Lenovo is nipping at HP’s heels when it comes to being the No. 1 notebook seller worldwide, and it’s easy to see why. Between venerable business Ultrabooks like the ThinkPad X1 Carbon and innovative convertibles like the IdeaPad Yoga show that Lenovo is ahead of the curve. Add in low-cost ultraportables like the S400 series and it’s easy to see why other brands are looking over their shoulders.
Coming in second, Lenovo received an astounding six Editors’ Choice awards this year. That’s nearly a third of all the notebooks we tested from the company. Not surprisingly, its highest-rated systems were in the ThinkPad line — such as the T430s and X1 Carbon. But while 13 of its notebooks received a rating of 4 stars, one system, the ThinkPad Twist, received 2.5 stars for low battery life.
With such lookers as the ThinkPad X1 Carbon and the ThinkPad X1 Carbon Touch Ultrabook, Lenovo once again proves that business can beautiful — especially when you combine carbon fiber with sleek lines. Lenovo also gussied up the IdeaPad line with vivid, eye-catching color, as seen on the IdeaPad U410 and IdeaPad U310. The IdeaPad Yoga, a Windows 8 convertible with three user modes, proves Lenovo isn’t afraid to think outside the box.
MORE: 10 Best Lenovo Laptops
The ThinkPad line is virtually synonymous with high-quality keyboards. Time and again, the brand has impressed with its spacious, spill-resistant keyboards, and this year is no different. In particular, we found the layouts of the T430, T430s and W530 to be the best representation of the brand. The company’s one stumbling block is its IdeaPad line, which features units that suffer from occasional keyboard flex and undersized keys. The ThinkPad line’s comfortable and accurate Pointing Stick is one of the brand’s hallmarks.
Lenovo has only made minor tweaks to its tech support since last year, so its score did not improve. Lenovo’s Assisted Search provided confusing or unrelated answers. Getting an indirect response via Twitter took three days, and a Facebook rep gave us an incorrect response (luckily, a forum user jumped in to help). Fortunately, phone support reps were very helpful, and call times were no longer than 13 minutes.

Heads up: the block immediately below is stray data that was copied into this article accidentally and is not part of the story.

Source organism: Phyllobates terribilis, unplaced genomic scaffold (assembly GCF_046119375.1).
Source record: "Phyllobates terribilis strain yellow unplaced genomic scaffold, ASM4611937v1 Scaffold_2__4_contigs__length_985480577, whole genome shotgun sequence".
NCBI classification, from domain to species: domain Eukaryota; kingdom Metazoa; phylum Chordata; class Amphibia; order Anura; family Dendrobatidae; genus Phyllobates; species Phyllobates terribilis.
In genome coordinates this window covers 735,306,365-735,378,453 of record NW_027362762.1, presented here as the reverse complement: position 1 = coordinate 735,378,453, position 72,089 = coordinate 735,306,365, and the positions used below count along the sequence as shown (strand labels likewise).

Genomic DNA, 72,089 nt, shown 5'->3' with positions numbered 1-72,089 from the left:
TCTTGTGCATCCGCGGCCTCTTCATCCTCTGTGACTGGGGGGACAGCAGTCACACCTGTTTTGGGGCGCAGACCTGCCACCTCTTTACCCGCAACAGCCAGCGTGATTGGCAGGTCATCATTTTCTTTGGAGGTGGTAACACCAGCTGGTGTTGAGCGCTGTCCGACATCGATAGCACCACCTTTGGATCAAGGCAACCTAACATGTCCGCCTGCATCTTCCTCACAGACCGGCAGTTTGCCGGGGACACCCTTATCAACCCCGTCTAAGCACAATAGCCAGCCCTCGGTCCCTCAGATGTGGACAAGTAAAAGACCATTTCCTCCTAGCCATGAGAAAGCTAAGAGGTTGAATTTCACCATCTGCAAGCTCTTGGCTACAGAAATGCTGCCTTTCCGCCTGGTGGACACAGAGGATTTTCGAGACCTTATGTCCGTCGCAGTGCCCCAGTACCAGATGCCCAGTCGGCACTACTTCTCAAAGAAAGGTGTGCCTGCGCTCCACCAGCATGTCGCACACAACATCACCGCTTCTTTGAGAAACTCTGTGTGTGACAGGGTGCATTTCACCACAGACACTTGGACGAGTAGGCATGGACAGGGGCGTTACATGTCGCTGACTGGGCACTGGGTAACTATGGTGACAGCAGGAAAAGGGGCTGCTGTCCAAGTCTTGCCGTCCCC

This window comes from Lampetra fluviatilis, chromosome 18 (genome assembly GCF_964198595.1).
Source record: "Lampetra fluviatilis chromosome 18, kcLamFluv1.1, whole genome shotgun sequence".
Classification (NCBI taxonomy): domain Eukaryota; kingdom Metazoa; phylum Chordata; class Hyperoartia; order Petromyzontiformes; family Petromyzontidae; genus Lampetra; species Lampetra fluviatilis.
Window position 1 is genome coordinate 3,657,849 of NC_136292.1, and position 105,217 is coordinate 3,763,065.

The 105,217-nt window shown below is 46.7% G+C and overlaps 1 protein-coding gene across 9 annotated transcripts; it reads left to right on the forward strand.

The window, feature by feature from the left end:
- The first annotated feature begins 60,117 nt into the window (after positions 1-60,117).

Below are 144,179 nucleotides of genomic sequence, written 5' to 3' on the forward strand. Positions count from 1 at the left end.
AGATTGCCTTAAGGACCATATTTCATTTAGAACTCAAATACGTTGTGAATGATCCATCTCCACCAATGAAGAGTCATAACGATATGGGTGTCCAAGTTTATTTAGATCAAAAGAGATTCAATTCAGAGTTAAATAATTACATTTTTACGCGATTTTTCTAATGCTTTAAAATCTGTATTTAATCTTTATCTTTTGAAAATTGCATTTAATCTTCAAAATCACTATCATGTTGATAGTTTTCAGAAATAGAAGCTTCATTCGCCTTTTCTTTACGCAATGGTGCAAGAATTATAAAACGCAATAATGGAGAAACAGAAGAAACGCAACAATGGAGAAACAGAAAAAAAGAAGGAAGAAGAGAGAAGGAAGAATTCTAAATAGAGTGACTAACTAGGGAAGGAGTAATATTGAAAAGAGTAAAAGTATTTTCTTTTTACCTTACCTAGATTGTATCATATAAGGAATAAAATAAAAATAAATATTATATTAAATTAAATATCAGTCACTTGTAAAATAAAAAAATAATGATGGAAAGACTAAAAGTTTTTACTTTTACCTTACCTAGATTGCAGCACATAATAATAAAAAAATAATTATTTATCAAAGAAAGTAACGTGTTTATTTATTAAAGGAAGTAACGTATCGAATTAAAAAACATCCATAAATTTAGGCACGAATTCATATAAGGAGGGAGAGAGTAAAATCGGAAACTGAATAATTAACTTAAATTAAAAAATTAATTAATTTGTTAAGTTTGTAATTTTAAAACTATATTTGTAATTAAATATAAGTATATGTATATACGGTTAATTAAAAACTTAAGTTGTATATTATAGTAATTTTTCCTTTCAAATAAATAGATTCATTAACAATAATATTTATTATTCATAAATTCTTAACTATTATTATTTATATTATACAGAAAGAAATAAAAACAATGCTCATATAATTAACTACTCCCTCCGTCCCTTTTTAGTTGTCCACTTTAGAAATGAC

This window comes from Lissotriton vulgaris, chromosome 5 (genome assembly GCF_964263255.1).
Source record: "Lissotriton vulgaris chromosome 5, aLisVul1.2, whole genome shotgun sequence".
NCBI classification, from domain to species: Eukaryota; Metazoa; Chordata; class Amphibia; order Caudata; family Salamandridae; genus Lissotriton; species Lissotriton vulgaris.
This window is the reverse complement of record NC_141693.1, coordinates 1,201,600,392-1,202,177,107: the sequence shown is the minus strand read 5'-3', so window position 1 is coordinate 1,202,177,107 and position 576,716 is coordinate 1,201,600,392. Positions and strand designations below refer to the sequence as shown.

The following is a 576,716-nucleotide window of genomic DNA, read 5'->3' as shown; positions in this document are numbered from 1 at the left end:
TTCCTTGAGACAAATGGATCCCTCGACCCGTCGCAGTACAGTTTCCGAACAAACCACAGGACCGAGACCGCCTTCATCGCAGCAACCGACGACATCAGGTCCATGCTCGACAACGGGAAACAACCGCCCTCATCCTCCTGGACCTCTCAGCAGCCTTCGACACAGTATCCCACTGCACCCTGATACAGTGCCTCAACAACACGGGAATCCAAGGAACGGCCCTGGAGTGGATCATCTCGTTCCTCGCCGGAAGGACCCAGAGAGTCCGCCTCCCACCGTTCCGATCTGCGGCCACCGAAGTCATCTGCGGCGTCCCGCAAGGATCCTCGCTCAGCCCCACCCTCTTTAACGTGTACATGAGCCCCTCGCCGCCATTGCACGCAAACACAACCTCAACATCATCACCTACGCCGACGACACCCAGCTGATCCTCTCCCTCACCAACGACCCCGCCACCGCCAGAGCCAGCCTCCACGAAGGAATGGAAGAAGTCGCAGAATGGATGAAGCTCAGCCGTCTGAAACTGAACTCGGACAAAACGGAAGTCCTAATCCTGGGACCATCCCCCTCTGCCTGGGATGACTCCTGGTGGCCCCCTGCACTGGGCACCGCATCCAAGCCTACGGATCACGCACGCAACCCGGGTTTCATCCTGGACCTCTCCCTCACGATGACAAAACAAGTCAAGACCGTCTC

Lenovo kept on a par with last year, offering consistently good viewing angles and display quality, such as that found in the IdeaPad Yoga and X1 Carbon. Unfortunately, as we saw with the ThinkPad T530, some displays were relatively dim. Audio was hit or miss. The X1 Carbon pumped out clear and loud audio, but other notebooks had a tinny sound, which was improved only slightly with the Dolby Advanced Audio software.
Lenovo’s vast notebook selection consists of three lines: the G Essential series, IdeaPad (Ultrabooks and multimedia) and ThinkPad (business). In each of these series, you’ll find great deals, such as the $610 ThinkPad Edge E430 with Core i5 power. The IdeaPad line gets confusing with several sub-brands, from S (thin and light) and U (Ultrabooks) to Y and Z (multimedia). Then there’s the Yoga line of convertibles. The ThinkPad line houses several options as well, many of which undercut business systems from HP and Dell. Lenovo.com offers deep customization options, as well as prices that often beat other online retailers. However, the brand’s selection in some box stores is smaller than that offered by Dell and HP.
Lenovo continues to outshine most of the Windows competition in this category. The company is simply willing to take more risks, including the recently expanded Yoga line, whose screen can flip around 360 degrees. An 11-inch version will join the 13-inch model, which will also feature motion gesture support, in time for the back-to-school season. The ThinkPad Helix proves that Lenovo isn’t afraid to experiment on the business side of the house. The Windows 8 hybrid sports a design that allows users to dock the display in presentation mode, use it as a slate only or use it as a traditional clamshell. A built-in digitizer pen further adds to the versatility.
Lenovo’s business-oriented ThinkPad line ships with several helpful utilities, including Power Manager and Airbag Protection, which stops the hard drive if you drop the machine, in an effort to protect the data. Lenovo Fingerprint makes it easy to enroll your prints for systems that ship with a reader. The company’s IdeaPad line typically comes with OneKey Recovery, which is a quick and easy to way back up and recover system files. Power Management allows you to switch your power settings and resembles a car’s odometer, which we liked. And the Thermal Management System, which regulates fan speed and noise, comes in handy.
Best and Worst Notebook Brands 2013